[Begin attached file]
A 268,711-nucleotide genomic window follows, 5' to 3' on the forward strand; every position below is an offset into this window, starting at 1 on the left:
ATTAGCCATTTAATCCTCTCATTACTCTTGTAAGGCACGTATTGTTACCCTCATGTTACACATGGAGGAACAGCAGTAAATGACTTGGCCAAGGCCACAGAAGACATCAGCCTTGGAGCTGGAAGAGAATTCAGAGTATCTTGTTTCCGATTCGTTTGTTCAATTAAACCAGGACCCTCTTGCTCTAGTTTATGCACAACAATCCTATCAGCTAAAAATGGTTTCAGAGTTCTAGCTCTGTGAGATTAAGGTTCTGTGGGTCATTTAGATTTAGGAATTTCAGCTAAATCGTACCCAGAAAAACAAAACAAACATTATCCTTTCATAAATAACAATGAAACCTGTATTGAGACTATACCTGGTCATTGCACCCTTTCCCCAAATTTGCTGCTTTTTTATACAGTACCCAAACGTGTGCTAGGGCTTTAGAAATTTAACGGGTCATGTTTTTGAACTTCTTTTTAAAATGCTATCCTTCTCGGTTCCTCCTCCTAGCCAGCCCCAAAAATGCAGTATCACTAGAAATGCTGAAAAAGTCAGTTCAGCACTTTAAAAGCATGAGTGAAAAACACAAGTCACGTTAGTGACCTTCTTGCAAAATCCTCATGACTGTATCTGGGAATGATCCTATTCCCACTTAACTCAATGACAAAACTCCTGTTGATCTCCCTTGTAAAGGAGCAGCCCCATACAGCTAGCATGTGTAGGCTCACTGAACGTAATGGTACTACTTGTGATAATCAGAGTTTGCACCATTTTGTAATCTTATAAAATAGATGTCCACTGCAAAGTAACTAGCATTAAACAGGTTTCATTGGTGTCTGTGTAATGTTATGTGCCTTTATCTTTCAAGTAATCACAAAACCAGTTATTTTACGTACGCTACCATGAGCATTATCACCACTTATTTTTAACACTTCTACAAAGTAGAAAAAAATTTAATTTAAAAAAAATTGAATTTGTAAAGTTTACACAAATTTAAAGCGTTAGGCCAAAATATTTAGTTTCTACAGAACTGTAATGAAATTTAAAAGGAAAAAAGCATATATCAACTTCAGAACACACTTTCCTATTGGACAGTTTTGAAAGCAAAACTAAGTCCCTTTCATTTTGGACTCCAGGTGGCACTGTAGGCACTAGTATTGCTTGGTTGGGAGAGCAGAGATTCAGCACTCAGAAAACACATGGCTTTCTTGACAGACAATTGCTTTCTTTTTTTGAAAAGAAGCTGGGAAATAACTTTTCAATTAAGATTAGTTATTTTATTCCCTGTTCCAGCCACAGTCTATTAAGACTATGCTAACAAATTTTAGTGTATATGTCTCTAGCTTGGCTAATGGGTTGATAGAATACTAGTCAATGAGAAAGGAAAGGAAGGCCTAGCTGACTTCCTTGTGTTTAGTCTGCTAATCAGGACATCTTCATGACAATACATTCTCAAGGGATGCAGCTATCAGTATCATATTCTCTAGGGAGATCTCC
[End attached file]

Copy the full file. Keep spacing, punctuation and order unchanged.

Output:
A 268,711-nucleotide genomic window follows, 5' to 3' on the forward strand; every position below is an offset into this window, starting at 1 on the left:
ATTAGCCATTTAATCCTCTCATTACTCTTGTAAGGCACGTATTGTTACCCTCATGTTACACATGGAGGAACAGCAGTAAATGACTTGGCCAAGGCCACAGAAGACATCAGCCTTGGAGCTGGAAGAGAATTCAGAGTATCTTGTTTCCGATTCGTTTGTTCAATTAAACCAGGACCCTCTTGCTCTAGTTTATGCACAACAATCCTATCAGCTAAAAATGGTTTCAGAGTTCTAGCTCTGTGAGATTAAGGTTCTGTGGGTCATTTAGATTTAGGAATTTCAGCTAAATCGTACCCAGAAAAACAAAACAAACATTATCCTTTCATAAATAACAATGAAACCTGTATTGAGACTATACCTGGTCATTGCACCCTTTCCCCAAATTTGCTGCTTTTTTATACAGTACCCAAACGTGTGCTAGGGCTTTAGAAATTTAACGGGTCATGTTTTTGAACTTCTTTTTAAAATGCTATCCTTCTCGGTTCCTCCTCCTAGCCAGCCCCAAAAATGCAGTATCACTAGAAATGCTGAAAAAGTCAGTTCAGCACTTTAAAAGCATGAGTGAAAAACACAAGTCACGTTAGTGACCTTCTTGCAAAATCCTCATGACTGTATCTGGGAATGATCCTATTCCCACTTAACTCAATGACAAAACTCCTGTTGATCTCCCTTGTAAAGGAGCAGCCCCATACAGCTAGCATGTGTAGGCTCACTGAACGTAATGGTACTACTTGTGATAATCAGAGTTTGCACCATTTTGTAATCTTATAAAATAGATGTCCACTGCAAAGTAACTAGCATTAAACAGGTTTCATTGGTGTCTGTGTAATGTTATGTGCCTTTATCTTTCAAGTAATCACAAAACCAGTTATTTTACGTACGCTACCATGAGCATTATCACCACTTATTTTTAACACTTCTACAAAGTAGAAAAAAATTTAATTTAAAAAAAATTGAATTTGTAAAGTTTACACAAATTTAAAGCGTTAGGCCAAAATATTTAGTTTCTACAGAACTGTAATGAAATTTAAAAGGAAAAAAGCATATATCAACTTCAGAACACACTTTCCTATTGGACAGTTTTGAAAGCAAAACTAAGTCCCTTTCATTTTGGACTCCAGGTGGCACTGTAGGCACTAGTATTGCTTGGTTGGGAGAGCAGAGATTCAGCACTCAGAAAACACATGGCTTTCTTGACAGACAATTGCTTTCTTTTTTTGAAAAGAAGCTGGGAAATAACTTTTCAATTAAGATTAGTTATTTTATTCCCTGTTCCAGCCACAGTCTATTAAGACTATGCTAACAAATTTTAGTGTATATGTCTCTAGCTTGGCTAATGGGTTGATAGAATACTAGTCAATGAGAAAGGAAAGGAAGGCCTAGCTGACTTCCTTGTGTTTAGTCTGCTAATCAGGACATCTTCATGACAATACATTCTCAAGGGATGCAGCTATCAGTATCATATTCTCTAGGGAGATCTCC